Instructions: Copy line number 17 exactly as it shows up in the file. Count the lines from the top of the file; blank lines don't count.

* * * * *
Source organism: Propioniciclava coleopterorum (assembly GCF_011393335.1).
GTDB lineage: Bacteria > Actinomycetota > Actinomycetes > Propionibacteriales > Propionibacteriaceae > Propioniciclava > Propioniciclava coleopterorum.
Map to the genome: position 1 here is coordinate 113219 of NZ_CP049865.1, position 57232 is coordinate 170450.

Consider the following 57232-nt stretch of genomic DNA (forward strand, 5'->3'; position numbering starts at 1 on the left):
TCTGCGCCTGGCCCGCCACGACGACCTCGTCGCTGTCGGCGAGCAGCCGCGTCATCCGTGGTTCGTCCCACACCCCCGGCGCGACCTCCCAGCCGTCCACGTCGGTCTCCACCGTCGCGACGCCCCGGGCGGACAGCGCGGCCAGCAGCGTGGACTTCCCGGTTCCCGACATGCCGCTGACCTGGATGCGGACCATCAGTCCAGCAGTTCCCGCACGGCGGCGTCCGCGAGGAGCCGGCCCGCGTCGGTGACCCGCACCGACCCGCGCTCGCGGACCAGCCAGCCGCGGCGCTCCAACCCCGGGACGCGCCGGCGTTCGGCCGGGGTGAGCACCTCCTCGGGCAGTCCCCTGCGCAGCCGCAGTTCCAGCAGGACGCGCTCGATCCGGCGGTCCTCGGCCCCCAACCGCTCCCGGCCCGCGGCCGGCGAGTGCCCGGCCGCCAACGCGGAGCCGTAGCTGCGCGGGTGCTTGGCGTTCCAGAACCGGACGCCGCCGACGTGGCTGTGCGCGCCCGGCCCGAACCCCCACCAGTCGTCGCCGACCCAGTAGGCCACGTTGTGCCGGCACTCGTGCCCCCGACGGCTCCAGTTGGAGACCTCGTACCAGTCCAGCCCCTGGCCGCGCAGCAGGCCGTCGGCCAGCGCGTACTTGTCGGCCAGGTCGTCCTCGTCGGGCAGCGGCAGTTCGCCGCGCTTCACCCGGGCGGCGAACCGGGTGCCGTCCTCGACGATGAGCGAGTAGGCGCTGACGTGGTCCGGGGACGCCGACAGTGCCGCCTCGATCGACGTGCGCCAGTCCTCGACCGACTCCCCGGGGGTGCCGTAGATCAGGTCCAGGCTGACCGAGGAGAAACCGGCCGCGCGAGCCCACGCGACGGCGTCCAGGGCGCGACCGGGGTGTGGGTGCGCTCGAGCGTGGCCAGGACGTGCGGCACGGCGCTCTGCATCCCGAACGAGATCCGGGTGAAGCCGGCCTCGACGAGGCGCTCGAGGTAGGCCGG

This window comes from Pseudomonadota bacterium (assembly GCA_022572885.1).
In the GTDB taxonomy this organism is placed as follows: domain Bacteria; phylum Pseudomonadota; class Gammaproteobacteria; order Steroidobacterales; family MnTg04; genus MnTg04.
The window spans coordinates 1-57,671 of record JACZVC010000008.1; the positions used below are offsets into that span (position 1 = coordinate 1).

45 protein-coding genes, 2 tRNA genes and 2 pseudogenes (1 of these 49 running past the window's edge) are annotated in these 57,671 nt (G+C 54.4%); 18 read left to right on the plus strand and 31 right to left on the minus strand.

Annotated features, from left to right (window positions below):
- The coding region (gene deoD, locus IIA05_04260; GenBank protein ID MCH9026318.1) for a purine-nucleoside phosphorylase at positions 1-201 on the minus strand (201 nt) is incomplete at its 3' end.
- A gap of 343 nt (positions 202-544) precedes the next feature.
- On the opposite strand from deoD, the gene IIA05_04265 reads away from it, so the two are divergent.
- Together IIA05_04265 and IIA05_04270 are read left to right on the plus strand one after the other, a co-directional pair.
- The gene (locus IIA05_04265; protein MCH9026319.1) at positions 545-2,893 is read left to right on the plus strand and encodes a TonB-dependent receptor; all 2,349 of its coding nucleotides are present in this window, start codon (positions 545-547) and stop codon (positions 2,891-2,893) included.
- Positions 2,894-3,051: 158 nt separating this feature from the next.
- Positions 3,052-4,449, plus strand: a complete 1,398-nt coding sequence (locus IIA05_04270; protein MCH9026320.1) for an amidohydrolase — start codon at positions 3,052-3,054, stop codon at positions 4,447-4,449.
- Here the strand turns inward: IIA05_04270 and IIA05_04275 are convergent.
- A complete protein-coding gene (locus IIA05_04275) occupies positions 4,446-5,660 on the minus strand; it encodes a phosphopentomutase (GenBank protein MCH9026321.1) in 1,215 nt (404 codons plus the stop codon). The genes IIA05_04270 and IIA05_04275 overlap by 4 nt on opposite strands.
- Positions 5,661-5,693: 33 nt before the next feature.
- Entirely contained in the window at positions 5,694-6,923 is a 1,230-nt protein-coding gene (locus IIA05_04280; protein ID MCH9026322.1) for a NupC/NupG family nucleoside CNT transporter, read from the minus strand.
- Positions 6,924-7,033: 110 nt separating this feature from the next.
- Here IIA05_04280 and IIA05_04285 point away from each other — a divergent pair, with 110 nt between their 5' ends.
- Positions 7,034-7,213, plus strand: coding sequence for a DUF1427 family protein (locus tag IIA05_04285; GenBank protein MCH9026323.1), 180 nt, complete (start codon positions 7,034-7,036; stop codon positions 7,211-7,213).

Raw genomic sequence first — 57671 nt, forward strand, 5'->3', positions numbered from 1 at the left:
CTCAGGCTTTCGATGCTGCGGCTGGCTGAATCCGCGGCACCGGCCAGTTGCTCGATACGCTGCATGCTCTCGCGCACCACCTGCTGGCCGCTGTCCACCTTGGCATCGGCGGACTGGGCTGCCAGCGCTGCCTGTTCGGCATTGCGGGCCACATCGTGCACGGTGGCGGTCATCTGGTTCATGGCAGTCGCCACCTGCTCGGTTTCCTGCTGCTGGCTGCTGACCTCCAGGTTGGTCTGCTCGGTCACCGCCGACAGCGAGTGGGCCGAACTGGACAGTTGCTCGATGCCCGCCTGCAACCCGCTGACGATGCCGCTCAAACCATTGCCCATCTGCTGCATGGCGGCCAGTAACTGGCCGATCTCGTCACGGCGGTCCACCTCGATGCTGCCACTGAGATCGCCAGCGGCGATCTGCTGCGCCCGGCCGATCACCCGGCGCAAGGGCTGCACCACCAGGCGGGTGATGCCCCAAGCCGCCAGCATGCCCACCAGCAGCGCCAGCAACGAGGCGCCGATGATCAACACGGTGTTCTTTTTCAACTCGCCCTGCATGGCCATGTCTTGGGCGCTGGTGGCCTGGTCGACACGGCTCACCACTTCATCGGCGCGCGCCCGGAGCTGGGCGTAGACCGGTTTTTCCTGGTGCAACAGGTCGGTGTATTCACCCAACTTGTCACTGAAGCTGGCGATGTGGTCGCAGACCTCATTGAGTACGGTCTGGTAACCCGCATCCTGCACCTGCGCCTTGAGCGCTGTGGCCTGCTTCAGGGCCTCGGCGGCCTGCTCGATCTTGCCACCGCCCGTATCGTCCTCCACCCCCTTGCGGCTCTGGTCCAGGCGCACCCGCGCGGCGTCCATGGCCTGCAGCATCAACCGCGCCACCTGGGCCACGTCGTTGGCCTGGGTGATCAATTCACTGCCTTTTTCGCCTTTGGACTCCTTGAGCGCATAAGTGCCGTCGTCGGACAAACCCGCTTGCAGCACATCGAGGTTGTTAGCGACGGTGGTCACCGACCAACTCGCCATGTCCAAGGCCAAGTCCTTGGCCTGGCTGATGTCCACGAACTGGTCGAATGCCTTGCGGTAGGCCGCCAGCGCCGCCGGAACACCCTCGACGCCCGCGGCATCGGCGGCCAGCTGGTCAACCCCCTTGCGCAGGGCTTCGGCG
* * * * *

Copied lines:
- Positions 3,052-4,449, plus strand: a complete 1,398-nt coding sequence (locus IIA05_04270; protein MCH9026320.1) for an amidohydrolase — start codon at positions 3,052-3,054, stop codon at positions 4,447-4,449.